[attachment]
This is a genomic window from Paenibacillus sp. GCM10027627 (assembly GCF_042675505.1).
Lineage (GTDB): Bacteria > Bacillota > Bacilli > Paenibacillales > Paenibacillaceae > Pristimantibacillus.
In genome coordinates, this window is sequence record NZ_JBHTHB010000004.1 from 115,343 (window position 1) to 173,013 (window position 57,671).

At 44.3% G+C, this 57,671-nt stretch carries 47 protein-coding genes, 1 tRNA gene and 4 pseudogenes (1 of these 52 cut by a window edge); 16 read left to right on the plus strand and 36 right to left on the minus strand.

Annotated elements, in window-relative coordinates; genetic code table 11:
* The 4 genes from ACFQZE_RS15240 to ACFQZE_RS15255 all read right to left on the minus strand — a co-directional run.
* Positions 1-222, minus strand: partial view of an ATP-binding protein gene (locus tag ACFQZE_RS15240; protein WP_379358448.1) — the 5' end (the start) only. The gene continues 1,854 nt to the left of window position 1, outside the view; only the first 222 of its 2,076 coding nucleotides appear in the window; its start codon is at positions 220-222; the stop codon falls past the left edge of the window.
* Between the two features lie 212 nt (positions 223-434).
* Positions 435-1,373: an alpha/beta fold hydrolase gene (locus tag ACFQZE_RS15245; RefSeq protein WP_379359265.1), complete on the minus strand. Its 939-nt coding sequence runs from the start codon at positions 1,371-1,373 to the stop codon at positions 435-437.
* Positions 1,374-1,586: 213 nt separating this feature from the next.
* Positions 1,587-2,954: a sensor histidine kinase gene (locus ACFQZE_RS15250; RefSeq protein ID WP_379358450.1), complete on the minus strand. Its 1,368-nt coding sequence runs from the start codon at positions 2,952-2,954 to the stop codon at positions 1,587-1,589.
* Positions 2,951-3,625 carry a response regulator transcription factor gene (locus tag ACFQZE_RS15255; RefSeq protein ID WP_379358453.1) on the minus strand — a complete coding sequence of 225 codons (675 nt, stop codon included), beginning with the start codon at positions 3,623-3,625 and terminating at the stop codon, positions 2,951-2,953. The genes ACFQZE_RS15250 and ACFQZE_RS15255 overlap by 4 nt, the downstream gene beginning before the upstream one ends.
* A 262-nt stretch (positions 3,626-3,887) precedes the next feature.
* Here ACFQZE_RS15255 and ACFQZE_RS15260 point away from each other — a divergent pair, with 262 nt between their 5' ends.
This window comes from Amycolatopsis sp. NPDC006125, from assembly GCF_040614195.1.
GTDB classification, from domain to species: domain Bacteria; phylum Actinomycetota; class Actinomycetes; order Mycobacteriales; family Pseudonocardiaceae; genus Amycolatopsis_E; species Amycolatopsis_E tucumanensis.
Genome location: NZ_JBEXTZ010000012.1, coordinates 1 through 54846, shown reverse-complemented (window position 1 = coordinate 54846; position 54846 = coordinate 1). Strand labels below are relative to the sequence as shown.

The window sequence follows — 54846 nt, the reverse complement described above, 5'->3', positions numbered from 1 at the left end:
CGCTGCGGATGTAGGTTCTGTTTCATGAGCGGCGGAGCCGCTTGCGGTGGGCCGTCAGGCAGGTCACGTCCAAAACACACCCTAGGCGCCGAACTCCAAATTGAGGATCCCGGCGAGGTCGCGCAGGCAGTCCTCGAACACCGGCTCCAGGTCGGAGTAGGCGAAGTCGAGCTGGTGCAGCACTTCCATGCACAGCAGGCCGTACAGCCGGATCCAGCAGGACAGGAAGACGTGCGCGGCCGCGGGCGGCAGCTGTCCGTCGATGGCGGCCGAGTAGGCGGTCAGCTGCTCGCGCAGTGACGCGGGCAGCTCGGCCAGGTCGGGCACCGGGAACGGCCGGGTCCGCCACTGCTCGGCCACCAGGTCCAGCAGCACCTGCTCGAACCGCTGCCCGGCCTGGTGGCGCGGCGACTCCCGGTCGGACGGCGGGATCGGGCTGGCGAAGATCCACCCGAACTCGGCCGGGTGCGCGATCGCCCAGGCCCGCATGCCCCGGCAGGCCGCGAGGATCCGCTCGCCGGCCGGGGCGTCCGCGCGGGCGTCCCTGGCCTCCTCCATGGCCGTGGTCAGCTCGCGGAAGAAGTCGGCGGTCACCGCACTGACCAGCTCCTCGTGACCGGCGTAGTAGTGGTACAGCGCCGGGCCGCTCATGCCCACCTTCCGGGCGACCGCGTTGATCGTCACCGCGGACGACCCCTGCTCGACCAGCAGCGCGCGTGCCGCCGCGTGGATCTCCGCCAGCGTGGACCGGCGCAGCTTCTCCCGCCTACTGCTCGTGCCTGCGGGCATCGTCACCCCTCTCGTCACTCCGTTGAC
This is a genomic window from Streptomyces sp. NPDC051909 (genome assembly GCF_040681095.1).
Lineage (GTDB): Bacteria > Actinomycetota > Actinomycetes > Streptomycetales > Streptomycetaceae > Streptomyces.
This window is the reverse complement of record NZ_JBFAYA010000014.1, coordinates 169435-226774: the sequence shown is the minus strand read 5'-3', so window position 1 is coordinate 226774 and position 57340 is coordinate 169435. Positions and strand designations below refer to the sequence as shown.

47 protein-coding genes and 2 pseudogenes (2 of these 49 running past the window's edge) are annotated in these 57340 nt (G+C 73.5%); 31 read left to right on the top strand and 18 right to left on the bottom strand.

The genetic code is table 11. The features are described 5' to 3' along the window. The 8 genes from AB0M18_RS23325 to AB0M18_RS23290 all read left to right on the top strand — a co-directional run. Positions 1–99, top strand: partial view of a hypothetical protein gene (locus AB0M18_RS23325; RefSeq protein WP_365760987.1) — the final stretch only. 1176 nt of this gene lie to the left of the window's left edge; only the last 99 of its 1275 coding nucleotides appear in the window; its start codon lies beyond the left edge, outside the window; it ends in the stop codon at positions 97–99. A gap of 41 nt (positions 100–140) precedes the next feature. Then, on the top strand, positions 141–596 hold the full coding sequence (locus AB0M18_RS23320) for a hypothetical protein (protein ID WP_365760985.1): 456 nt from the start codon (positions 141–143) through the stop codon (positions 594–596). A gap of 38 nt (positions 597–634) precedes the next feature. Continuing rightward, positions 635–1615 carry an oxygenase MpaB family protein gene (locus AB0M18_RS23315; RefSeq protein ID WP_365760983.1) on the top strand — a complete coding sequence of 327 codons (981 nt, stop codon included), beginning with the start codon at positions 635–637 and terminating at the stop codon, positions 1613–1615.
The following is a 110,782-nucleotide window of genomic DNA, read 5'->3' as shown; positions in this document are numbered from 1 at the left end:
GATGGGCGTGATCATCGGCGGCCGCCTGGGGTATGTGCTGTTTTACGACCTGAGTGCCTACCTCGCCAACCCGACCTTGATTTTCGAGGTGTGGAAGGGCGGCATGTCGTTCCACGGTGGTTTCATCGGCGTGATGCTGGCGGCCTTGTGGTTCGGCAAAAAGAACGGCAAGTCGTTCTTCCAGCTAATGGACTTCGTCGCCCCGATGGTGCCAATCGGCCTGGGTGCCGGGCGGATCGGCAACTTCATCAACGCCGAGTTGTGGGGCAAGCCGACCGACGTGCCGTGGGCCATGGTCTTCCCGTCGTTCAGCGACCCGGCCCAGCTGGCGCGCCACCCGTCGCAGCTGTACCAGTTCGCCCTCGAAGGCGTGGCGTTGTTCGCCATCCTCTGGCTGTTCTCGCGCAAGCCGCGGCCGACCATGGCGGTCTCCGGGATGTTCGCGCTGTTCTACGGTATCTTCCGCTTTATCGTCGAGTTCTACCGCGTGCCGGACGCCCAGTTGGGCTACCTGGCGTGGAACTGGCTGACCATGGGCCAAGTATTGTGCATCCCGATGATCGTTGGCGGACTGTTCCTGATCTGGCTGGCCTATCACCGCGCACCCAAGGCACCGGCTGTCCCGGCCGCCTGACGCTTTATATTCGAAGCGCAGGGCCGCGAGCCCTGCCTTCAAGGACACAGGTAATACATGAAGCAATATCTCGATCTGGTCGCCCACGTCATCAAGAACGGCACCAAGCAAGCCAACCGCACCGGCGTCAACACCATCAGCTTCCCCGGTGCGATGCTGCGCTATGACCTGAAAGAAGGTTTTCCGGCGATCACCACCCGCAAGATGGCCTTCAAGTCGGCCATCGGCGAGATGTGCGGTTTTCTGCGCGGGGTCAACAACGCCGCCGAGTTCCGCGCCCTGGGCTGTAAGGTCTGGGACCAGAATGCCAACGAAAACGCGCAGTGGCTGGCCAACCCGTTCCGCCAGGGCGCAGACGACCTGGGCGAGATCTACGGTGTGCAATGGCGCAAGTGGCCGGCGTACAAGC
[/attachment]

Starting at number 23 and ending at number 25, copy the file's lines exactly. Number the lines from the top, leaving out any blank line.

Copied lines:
47 protein-coding genes and 2 pseudogenes (2 of these 49 running past the window's edge) are annotated in these 57340 nt (G+C 73.5%); 31 read left to right on the top strand and 18 right to left on the bottom strand.

The genetic code is table 11. The features are described 5' to 3' along the window. The 8 genes from AB0M18_RS23325 to AB0M18_RS23290 all read left to right on the top strand — a co-directional run. Positions 1–99, top strand: partial view of a hypothetical protein gene (locus AB0M18_RS23325; RefSeq protein WP_365760987.1) — the final stretch only. 1176 nt of this gene lie to the left of the window's left edge; only the last 99 of its 1275 coding nucleotides appear in the window; its start codon lies beyond the left edge, outside the window; it ends in the stop codon at positions 97–99. A gap of 41 nt (positions 100–140) precedes the next feature. Then, on the top strand, positions 141–596 hold the full coding sequence (locus AB0M18_RS23320) for a hypothetical protein (protein ID WP_365760985.1): 456 nt from the start codon (positions 141–143) through the stop codon (positions 594–596). A gap of 38 nt (positions 597–634) precedes the next feature. Continuing rightward, positions 635–1615 carry an oxygenase MpaB family protein gene (locus AB0M18_RS23315; RefSeq protein ID WP_365760983.1) on the top strand — a complete coding sequence of 327 codons (981 nt, stop codon included), beginning with the start codon at positions 635–637 and terminating at the stop codon, positions 1613–1615.
The following is a 110,782-nucleotide window of genomic DNA, read 5'->3' as shown; positions in this document are numbered from 1 at the left end: